On a gloomy, chilly afternoon recently I headed off to Salisbury to visit a garden I have been keen to see for ages.  Tucked away in the grounds of Salisbury Hospital, between Car Park 8 and Car Park 10, is the wonderful Horatio’s Garden.  Built for patients of the Duke of Cornwall Spinal Treatment Centre at the hospital, the garden is named after Horatio Chapple who volunteered at the centre and recognised the desperate need for an outdoor space for patients (who can be at the hospital for as long as 12 months).  Horatio was tragically killed aged just 17, but the garden is a fantastic memorial to him and to his efforts at creating a beautiful garden for patients and their families to enjoy.


Horatio's Garden

The garden was designed by Cleve West (a stalwart of the Chelsea Flower Show and an inspirational British garden designer).  It opened in 2012 and has won many awards, and deservedly so in my opinion.

The key features of the garden are the curving spine-like dry stone walls which run through the garden – some complete, and some broken.  These walls double as seats too, creating a low-key sociable space.

Curving walls

The ground has been levelled and surfaced in resin-bonded aggregate which provides a smooth porous surface – very practical for patients in wheelchairs.  There are intimate seating areas, and shade provided by parasols, with a large open central area which is ideal for patients and families to gather for events.

Open space

Water falling into a long stone rill creates a calming sound, and the enormous rusted steel archway tunnels are planted with Wisteria and apple trees.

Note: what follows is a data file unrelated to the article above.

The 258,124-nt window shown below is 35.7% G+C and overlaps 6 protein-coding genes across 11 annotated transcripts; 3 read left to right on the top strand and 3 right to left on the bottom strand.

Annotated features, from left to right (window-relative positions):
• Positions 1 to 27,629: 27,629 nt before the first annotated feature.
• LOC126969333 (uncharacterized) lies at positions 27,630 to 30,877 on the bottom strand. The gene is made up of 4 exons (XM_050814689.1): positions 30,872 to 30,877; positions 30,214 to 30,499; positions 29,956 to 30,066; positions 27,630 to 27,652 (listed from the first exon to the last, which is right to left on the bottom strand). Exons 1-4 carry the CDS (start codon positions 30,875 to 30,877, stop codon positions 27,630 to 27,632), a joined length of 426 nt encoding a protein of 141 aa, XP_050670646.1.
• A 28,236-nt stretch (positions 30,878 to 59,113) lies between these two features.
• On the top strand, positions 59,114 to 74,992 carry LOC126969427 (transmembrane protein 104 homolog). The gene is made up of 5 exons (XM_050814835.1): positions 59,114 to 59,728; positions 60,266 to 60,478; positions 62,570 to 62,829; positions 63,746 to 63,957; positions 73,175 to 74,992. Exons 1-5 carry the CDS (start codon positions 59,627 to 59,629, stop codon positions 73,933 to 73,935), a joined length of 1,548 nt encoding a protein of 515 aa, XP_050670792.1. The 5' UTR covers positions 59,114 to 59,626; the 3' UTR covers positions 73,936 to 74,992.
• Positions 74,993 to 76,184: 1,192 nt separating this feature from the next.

Water rill

A summer house in the corner offers more shade and a quiet space to enjoy views through the garden.

The planting is very soft and airy, predominantly herbaceous and ornamental grasses, with views through the beds to other areas of the garden.


Trees such as Amelanchier and Birches are scattered through the planting areas too.  The garden is enclosed with hedging making it feel like it’s a world away from the hospital environment.  But it’s not just a space for quiet contemplation – this garden is used regularly for social and artistic events, and fund-raising activities.  It is very much a space for enjoyment, as well as a place for patients and visitors to find some peace and quiet.

An additional area with a greenhouse and specially-designed planters and potting spaces mean that the patients can also get involved in growing plants for the garden and to raise funds.

potting table

This summer there were six fantastic Oak sculptures in the garden, on loan from the artist Johnny Woodford.  Up to 4 metres in height and reminiscent of the form of a spine, they fitted into the garden brilliantly.

Johnny Woodford

With studies showing that a hospital patient’s well-being was improved when they had a room facing trees, you can imagine what a huge difference being able to get outside into such a beautiful calm space must make to the patients in Salisbury.  In fact this garden has been such a success that there is to be another Horatio’s Garden at the Scottish National Spinal Injuries Unit in Glasgow – this time to be designed by James Alexander-Sinclair.  And following Glasgow will be another garden at Stoke Mandeville Hospital which will be designed by Joe Swift.

As someone who can’t sit still or bear to be cooped up inside for any length of time, I can’t really imagine what the patients at these spinal units are going through. And that’s why I think Horatio’s Garden is such a fantastic cause.  If you’d like to learn more about (and support) the charity, then click here.  The Salisbury garden is open to the public occasionally and details can be found on the website.


Picture credits:  Janet Bligh